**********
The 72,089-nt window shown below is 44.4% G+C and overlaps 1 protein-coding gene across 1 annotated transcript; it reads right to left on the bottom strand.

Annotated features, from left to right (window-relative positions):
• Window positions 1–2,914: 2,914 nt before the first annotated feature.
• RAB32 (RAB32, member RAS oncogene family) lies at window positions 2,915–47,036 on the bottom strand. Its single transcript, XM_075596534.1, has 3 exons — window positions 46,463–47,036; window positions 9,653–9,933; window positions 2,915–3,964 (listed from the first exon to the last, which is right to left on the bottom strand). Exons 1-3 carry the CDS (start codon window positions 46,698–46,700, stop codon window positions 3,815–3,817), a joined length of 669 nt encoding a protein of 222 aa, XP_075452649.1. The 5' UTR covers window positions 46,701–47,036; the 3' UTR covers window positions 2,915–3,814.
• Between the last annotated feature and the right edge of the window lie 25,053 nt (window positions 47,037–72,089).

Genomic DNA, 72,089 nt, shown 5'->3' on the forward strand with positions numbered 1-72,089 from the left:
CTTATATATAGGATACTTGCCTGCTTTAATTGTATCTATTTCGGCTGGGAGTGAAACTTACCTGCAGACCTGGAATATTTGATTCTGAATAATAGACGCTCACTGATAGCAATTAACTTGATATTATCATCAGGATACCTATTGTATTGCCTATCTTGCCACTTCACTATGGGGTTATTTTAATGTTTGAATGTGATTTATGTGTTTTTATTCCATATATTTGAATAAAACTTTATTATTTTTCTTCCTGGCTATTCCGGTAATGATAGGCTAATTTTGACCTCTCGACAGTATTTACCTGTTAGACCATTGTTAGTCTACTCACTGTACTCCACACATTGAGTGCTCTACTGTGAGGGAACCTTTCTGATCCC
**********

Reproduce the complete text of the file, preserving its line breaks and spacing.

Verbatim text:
The 72,089-nt window shown below is 44.4% G+C and overlaps 1 protein-coding gene across 1 annotated transcript; it reads right to left on the bottom strand.

Annotated features, from left to right (window-relative positions):
• Window positions 1–2,914: 2,914 nt before the first annotated feature.
• RAB32 (RAB32, member RAS oncogene family) lies at window positions 2,915–47,036 on the bottom strand. Its single transcript, XM_075596534.1, has 3 exons — window positions 46,463–47,036; window positions 9,653–9,933; window positions 2,915–3,964 (listed from the first exon to the last, which is right to left on the bottom strand). Exons 1-3 carry the CDS (start codon window positions 46,698–46,700, stop codon window positions 3,815–3,817), a joined length of 669 nt encoding a protein of 222 aa, XP_075452649.1. The 5' UTR covers window positions 46,701–47,036; the 3' UTR covers window positions 2,915–3,814.
• Between the last annotated feature and the right edge of the window lie 25,053 nt (window positions 47,037–72,089).

Genomic DNA, 72,089 nt, shown 5'->3' on the forward strand with positions numbered 1-72,089 from the left:
CTTATATATAGGATACTTGCCTGCTTTAATTGTATCTATTTCGGCTGGGAGTGAAACTTACCTGCAGACCTGGAATATTTGATTCTGAATAATAGACGCTCACTGATAGCAATTAACTTGATATTATCATCAGGATACCTATTGTATTGCCTATCTTGCCACTTCACTATGGGGTTATTTTAATGTTTGAATGTGATTTATGTGTTTTTATTCCATATATTTGAATAAAACTTTATTATTTTTCTTCCTGGCTATTCCGGTAATGATAGGCTAATTTTGACCTCTCGACAGTATTTACCTGTTAGACCATTGTTAGTCTACTCACTGTACTCCACACATTGAGTGCTCTACTGTGAGGGAACCTTTCTGATCCC